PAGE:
A ban on a bull-taming festival, which has been blighted by allegations that the beasts are doped with liquor and then taunted with chilli powder, triggered street protests in southern India Wednesday.
Demonstrators, mostly students, thronged the busy Marina Beach area in the city of Chennai in Tamil Nadu state to demand the lifting of the ban on the traditional Jallikattu event which is held during the winter harvest festival.
Authorities ordered over two dozen colleges in the city to close down on Thursday as the crowds swelled at the main protest site in the capital.
"We are protesting against the ban and demand that it should be immediately lifted. We are here in support of preserving the culture of Tamils," Selva Kumar, a student leader at the protest site, told AFP.
The protesters in Chennai, who began gathering on Tuesday night, say they will camp out until the authorities announce that the event will be allowed in future.
India's Supreme Court outlawed Jallilkatu last year after a plea by animal rights groups which have long argued that the event -- held every year in different parts of Tamil Nadu state -- is cruel.
Unlike in traditional Spanish bullfighting, the animals are let loose into open fields and young men then compete to subdue them bare-handed.
Critics say organisers lace the bulls' feed with liquor to make them less steady on their feet and chuck chilli powder into their faces to throw them into a sudden frenzy as they are released from a holding pen.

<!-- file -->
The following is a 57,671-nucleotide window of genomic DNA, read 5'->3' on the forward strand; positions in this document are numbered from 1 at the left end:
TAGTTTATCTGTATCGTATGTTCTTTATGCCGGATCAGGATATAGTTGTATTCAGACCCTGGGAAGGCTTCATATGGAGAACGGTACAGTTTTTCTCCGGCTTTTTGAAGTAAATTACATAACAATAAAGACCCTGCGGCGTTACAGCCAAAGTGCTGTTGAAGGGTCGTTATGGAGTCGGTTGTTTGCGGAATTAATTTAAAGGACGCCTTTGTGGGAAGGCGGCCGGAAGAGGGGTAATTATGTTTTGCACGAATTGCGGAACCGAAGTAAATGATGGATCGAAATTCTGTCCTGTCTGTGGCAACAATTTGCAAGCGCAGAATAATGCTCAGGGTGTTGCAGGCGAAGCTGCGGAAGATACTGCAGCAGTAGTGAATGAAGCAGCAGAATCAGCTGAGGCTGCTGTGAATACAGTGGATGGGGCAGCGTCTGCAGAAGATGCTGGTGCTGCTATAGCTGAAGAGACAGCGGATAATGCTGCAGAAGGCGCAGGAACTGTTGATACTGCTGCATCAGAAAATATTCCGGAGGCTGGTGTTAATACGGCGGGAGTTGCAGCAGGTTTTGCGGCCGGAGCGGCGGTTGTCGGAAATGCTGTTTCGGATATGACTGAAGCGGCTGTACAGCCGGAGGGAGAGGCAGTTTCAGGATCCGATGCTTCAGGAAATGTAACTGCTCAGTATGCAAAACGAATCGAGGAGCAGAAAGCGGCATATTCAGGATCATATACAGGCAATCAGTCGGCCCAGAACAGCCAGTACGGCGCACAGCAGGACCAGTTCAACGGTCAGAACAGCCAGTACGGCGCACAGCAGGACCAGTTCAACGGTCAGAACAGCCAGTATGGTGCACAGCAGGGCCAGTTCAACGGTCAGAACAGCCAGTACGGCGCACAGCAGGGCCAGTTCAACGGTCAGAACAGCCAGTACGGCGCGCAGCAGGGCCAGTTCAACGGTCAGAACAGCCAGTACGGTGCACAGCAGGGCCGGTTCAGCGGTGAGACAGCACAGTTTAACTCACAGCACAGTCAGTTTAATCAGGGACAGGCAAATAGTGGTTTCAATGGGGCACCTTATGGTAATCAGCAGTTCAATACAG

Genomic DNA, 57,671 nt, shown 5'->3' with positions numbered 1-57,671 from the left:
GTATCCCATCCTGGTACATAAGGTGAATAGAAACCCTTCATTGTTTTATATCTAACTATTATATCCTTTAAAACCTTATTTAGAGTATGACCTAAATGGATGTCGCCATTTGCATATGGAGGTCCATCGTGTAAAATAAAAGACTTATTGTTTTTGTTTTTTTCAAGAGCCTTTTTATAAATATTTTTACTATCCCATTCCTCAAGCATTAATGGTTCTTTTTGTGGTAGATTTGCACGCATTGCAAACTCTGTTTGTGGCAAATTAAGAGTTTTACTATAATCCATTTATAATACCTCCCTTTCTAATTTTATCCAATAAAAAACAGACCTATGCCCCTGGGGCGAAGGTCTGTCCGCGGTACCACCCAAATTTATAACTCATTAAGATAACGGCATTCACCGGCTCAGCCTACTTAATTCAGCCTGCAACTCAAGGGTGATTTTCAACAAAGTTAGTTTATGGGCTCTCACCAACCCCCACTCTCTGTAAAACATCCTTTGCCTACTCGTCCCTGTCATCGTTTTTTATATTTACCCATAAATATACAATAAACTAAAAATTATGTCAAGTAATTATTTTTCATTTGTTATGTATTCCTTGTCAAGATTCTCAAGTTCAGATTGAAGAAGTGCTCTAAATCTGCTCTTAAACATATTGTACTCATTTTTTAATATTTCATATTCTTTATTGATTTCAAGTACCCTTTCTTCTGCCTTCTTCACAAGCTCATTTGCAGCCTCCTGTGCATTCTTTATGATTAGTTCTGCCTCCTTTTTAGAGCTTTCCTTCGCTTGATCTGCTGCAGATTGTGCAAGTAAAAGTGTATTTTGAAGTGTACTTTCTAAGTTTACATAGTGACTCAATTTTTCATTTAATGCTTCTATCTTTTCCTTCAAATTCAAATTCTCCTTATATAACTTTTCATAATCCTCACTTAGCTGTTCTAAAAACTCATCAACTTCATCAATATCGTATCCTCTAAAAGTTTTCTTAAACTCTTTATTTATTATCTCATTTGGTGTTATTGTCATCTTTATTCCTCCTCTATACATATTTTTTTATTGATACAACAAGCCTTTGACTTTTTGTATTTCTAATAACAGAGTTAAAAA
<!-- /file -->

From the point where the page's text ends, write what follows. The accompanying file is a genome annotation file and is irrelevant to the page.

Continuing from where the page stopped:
The rights group PETA has released footage it says shows bull farmers doping their animals ahead of the event.
But organisers of the festival insist the animals suffer no harm and Jallikatu is an established part of Tamil culture.
Tensions have been escalating for the last week after hundreds of people were detained by police for allegedly organising local Jallikatu contests in defiance of the court ban.
Police say the protests have remained peaceful so far but have spread to large parts of the state.
Several popular Tamil film stars have voiced their support for the demonstrators as has India's leading spin bowler Ravichandran Ashwin.
Opposition and ruling parties in the state have also criticised the ban and want Prime Minister Narendra Modi's government to have it overturned.
A government led by Modi's predecessor did order a ban in 2011 but it was effectively ignored until last year's Supreme Court ruling.
Tamil Nadu witnessed large scale protests by students in 1960s over the imposition of Hindi as the official language in the southern state, with the majority Dravidian community fiercely opposing it before the order was rolled back by the central government.
The state's chief minister O. Panneerselvam will be flying to New Delhi late Wednesday to meet Modi, as many fear the protests may snowball into a major agitation.